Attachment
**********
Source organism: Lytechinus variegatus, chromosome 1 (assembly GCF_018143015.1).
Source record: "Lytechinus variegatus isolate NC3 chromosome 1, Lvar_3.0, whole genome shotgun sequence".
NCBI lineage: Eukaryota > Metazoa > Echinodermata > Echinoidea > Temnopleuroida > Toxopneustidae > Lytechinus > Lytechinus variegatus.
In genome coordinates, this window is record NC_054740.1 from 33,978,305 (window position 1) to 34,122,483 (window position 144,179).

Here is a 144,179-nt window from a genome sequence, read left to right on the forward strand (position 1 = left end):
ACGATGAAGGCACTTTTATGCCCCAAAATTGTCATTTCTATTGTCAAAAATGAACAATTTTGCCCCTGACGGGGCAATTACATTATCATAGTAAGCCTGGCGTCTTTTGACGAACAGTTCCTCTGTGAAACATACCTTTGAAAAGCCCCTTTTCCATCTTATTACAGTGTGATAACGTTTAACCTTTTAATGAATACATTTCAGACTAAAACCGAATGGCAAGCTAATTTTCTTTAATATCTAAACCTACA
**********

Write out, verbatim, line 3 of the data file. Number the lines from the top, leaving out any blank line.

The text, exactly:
NCBI lineage: Eukaryota > Metazoa > Echinodermata > Echinoidea > Temnopleuroida > Toxopneustidae > Lytechinus > Lytechinus variegatus.